Ar. Ayan Sen went to the University of Kyoto to talk on Urban Life and Transformation of Urban Housing.
The talk focused on the Urban Life of Kolkata and its micro-economics.
Urban Life and Transformation of Urban Housing
The city of Kolkata is more than 300 years old, founded from a trio of villages by an English trader. The built forms of the early city showed two distinct types – the local settlement of the villagers, usually made of mud with thatched or terracotta styled roofs – and the European settlements which directly transported the architectural style in vogue in Europe at the time.
Since it was laid out and planned as a British Colonial city, the housing typology had significant colonial influences. But what made the built form of this city interesting was the way both the settlers and the locals adapted each other’s vernaculars to create a unique typology to suit local tropical conditions and the modified colonial way of life it entailed.
The bungalow is a case in point. The bungalow (derived from ‘Bangla Bari’ or the bengali house) was a typical colonial product for the aristocrats with both climatic and social connotations in its typology. It had low pitched roofs with broad eaves to allow rainwater to fall clear of the building; a central living space was surrounded by support function rooms – kitchens, bedrooms and the like. This was a modification of the local courtyard into a closed, but central spot, so the heart of the bungalow and the bangla bari remained the same. The building allowed for maximum light and air as well as cool temperatures and shade from the harsh tropical sun. Modern villas designed in the region today still factor for these basic climatic conditions.
The mansion was its cousin which tropicalised itself from its European origins. It often housed the gentry, and as population grew in the city, Calcutta’s European city started featuring mansion flats to house its burgeoning British population. Some of these still stand today.
The native town developed as a unique amalgamation with the local vernacular and colonial elements acting as strong influences. This developed the local mansion – the courtyard incorporated into the European style, along with louvered balconies and a formal porch with screens of cast iron grills. A visit to the older quarters of the city throw up a variety of these mansions, usually owned by Bengali merchant families, where styles as diverse as Neoclassical, Italianate, Gothic Revival and Rococo have been combined in a charming mish-mash. The cross- pollination of styles and adaptation of the forms was an impact of the social conditions of the Indian locals often trying to take on the colonial culture.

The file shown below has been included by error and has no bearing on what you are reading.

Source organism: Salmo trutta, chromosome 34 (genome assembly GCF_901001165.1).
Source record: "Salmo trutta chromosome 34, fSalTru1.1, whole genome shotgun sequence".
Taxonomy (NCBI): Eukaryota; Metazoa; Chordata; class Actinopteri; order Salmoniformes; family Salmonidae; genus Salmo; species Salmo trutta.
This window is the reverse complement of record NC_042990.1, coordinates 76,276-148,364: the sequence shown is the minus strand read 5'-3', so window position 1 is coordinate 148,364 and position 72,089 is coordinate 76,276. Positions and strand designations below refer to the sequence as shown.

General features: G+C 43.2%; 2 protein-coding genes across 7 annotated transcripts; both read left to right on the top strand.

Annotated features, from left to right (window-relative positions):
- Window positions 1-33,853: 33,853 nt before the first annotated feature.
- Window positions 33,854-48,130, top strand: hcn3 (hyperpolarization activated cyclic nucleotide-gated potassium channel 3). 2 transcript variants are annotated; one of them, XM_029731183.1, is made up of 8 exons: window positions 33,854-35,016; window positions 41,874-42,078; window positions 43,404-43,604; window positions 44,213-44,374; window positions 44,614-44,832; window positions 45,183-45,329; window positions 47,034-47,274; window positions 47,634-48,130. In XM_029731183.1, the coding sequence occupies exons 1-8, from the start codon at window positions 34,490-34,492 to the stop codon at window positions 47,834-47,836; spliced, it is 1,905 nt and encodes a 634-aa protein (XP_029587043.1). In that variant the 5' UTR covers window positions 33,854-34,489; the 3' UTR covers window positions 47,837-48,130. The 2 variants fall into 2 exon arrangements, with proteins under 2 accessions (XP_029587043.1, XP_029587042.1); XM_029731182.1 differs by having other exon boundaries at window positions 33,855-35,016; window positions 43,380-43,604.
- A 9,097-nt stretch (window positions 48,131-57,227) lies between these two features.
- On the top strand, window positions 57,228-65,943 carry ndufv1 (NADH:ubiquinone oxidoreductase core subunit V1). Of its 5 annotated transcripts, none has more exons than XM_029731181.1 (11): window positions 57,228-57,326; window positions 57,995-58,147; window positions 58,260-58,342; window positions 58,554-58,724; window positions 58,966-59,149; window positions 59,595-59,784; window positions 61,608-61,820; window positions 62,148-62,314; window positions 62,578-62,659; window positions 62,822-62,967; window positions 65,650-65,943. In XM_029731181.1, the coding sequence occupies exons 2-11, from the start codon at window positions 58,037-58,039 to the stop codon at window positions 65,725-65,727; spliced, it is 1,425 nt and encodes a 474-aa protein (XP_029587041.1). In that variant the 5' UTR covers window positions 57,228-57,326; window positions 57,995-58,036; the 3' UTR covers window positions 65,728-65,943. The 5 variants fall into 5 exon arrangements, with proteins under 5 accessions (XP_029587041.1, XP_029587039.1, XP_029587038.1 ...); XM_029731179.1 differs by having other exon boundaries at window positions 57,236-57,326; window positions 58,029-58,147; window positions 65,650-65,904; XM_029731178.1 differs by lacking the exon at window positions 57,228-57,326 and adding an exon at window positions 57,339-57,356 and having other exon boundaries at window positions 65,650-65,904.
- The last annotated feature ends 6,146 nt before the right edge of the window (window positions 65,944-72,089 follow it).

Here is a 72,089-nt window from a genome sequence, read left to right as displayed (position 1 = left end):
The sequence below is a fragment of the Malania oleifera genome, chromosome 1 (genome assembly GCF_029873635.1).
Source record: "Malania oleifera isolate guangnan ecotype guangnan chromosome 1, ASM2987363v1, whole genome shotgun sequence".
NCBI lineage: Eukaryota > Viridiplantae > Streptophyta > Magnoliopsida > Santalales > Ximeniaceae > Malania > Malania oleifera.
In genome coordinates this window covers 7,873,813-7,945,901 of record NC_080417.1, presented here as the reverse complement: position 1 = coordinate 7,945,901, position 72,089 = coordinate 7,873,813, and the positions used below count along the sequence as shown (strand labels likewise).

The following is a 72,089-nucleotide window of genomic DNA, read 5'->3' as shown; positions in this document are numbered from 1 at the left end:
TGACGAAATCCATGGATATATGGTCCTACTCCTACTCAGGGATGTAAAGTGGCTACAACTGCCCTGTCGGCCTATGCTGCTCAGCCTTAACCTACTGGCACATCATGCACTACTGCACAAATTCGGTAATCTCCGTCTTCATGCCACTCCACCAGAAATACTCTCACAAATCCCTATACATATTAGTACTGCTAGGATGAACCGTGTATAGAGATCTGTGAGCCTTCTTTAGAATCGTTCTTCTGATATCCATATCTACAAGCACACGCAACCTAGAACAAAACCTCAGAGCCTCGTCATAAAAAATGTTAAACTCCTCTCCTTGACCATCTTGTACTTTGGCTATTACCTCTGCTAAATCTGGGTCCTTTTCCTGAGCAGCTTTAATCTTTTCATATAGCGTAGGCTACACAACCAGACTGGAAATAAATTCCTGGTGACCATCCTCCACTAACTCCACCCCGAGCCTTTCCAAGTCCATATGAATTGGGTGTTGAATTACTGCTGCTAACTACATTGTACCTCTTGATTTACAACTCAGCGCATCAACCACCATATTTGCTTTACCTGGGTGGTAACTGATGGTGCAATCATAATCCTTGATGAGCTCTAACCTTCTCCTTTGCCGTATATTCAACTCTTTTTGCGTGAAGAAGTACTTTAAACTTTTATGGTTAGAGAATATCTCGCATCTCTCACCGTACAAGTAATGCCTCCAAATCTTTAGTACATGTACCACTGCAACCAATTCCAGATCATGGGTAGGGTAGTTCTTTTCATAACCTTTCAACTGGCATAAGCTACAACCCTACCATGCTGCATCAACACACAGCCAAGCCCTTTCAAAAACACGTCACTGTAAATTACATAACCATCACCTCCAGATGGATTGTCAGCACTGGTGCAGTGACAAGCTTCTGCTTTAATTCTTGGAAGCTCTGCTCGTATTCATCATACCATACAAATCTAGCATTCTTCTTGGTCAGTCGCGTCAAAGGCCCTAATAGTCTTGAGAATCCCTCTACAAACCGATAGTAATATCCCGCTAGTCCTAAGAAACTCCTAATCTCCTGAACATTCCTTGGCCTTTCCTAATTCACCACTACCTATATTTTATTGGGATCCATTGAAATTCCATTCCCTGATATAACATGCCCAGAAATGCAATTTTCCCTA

The city grew southwards in the beginning of the 20th century, as urban migration in search of jobs started in earnest. The building typology was initially late Victorian and Edwardian. However, in keeping with architectural trends worldwide, this part of the city became predominantly Art Deco in style and continued to reflect Deco and Modern elements well into the 40s. Art Deco houses were more and more westernized in their plan as the new generation of Indian executives felt comfortable with dwellings sans open courtyards. The way people lived their lives had irrevocably changed.
Post Indian independence, with the transformation of social conditions, urban migration became a flood from a trickle. People poured in from neighboring villages and states into the urban metropolis and industrial powerhouse that was then the city of Calcutta. The mood changed with India’s socialist policies and Calcutta’s subsequent Communist government with a shift in focus to housing for the masses. The advent of co- operative housing and housing for the middle classes led to flats, changing the skyline of South Calcutta from Art Deco to concrete blocks in the last four decades of the 20th century. The housing supply shortage continued and led to planned development by the local government. Public housing by housing boards responded to the huge demands of housing the masses, mansions and flats were replaced by a standard modern prototype. Large residential complexes were planned and built across the city. Communities were established and developed in order to innovate and reduce common areas. However, the master planning for most of these complexes was cookie cutter and often lacked articulations.
However, the capitalist influence of housing production did not leave Kolkata and many private sector real estate developers flourished post liberalization. A model of Public Private Partnership (PPP) was developed to leverage on the energy of the Private Sector and provide affordable housing in a planned complex. This, coupled with the influence of the modern movements, and the pressure on urban land, led to more space efficient flats in the early 21st century. These later PPP models are creating a mix of housing types and sizes. There is a growing trend towards thinking of the residential community, master planning over large spaces is an established practice, shared social amenities and a sense of space is becoming critical. Some of these projects are modern, others a fusion of styles of some build on the contemporary colonial fabric, and some others lean on the tropical vernacular.